Tideway, the company delivering the £3.8 billion Thames Tideway Tunnel in London, UK, took delivery of its sixth and final NEC-procured tunnel boring machine (TBM) in July. Worth an average of £15 million each, all six machines were purchased using NEC3 Supply Contracts (Issue 103).
The 8.8 m diameter slurry TBM Selina was one of three supplied for the 25 km long, 35–65 m deep ‘super sewer’ project by Herrenknecht in Kehl, Germany. It was delivered to Tideway’s Chambers Wharf site on the south bank of the Thames in Bermondsey after an 800 km journey by river and sea.
Later this year Selina will start tunnelling the 5.5 km east section of the sewer between Bermondsey and the already-built Lee Tunnel, which links Abbey Mills pumping station to Beckton sewage treatment works. The main contractor for this section is CVB, a Costain, Vinci and Bachy Soletanche joint venture working under an NEC3 Engineering and Construction Contract Option C (target contract with activity schedule). Herrenknecht has already supplied the earthpressure-balance machines (EPBM) Rachel and slurry TBM Annie, which are driving the 7 km west section and 4.5 km Greenwich connection respectively. NFM Technologies in Le Creusot, France supplied the EPBMs Millicent and Ursula working on the 12.6 km central section, while Morgan Sindall in Staffordshire refurbished the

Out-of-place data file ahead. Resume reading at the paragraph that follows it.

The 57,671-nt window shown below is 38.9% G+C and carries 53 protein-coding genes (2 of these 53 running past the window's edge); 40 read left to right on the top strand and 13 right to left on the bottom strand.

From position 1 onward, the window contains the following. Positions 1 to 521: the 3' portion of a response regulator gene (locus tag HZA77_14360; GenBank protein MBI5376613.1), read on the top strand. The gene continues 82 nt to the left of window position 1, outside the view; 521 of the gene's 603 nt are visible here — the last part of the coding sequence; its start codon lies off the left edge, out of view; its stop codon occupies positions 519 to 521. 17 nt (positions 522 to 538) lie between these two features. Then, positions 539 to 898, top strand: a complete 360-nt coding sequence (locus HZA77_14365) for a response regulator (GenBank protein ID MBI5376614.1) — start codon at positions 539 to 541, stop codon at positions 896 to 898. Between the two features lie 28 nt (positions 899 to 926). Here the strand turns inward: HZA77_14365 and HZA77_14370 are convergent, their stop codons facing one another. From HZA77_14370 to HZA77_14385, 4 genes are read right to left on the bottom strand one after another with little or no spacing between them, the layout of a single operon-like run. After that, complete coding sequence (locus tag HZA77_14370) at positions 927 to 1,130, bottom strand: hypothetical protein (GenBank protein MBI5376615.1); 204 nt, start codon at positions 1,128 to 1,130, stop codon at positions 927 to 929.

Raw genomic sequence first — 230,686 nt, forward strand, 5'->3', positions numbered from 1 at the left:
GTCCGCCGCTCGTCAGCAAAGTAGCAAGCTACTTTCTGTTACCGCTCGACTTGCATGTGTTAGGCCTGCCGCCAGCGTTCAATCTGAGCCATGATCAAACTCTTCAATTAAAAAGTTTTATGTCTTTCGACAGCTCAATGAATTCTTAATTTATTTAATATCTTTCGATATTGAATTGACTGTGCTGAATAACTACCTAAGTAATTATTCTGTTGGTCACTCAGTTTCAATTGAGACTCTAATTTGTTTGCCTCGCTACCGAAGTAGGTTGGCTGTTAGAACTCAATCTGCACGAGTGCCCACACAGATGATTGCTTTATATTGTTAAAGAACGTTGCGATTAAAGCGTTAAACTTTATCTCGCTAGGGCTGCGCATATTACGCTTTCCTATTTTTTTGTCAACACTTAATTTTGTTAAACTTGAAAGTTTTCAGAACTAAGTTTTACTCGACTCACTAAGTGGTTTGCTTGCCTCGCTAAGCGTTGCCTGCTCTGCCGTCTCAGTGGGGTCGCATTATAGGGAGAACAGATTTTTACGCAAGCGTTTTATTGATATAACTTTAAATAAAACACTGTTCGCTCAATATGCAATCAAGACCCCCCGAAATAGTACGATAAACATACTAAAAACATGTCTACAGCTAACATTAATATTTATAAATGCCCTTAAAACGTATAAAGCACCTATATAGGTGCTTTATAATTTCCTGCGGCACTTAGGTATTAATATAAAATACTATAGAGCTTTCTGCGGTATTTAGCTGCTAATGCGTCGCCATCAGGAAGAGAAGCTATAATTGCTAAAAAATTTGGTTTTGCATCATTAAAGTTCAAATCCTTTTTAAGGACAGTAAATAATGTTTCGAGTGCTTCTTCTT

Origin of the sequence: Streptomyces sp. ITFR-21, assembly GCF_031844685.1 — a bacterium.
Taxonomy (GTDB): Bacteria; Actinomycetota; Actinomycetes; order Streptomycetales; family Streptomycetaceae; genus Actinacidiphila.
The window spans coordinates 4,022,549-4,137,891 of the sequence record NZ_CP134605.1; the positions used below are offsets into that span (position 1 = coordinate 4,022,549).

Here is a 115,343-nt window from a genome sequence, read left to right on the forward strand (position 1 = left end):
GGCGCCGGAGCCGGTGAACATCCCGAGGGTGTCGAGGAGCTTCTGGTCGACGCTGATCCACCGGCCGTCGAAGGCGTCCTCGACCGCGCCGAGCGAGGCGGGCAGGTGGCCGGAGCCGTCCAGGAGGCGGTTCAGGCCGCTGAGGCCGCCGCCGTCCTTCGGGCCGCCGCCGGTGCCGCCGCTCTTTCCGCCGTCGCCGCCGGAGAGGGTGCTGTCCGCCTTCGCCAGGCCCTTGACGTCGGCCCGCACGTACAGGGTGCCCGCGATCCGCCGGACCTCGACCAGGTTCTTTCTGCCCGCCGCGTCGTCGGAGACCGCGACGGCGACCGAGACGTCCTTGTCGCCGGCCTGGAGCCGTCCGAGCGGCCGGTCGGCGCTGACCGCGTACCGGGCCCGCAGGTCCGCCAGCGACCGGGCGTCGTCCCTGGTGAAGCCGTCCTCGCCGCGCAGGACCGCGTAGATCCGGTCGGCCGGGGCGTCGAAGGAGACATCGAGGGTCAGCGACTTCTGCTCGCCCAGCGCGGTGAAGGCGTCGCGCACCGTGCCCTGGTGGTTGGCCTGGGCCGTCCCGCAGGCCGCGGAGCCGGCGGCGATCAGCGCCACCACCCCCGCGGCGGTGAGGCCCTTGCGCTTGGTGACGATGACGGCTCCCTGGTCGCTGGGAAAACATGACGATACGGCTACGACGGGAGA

Lovat EPBM Charlotte that has just completed the 1.1 km Frogmore connection.
The TBM supply contracts were all classified as critical packages, which means they had critical importance to successful achievement of the project’s objectives. They were also defined in the main NEC3 ECC Option C works contracts as ‘key subcontracts’, requiring the contractors to seek
the project manager’s acceptance prior to issuing tenders or appointing suppliers.
According to Tideway programme director Andy Alder, ‘The use of the NEC3 Supply Contract on Tideway for the TBM procurement has been very effective, with the flexibility to tailor the contracts to meet project needs. This included accommodating the logistical complexities of transporting TBMs over 100 m long from Europe to the heart of London, as well as removing the financial risk from suppliers prior to delivery. ‘It has been demonstrated on Tideway that the NEC3 Supply Contract encouraged the right philosophy to deliver these high-risk, highprofile subcontracts collaboratively and therefore efficiently. NEC’s use of simple English has supported its application for the procurement of the TBMs with international suppliers without the need of costly legal intervention.’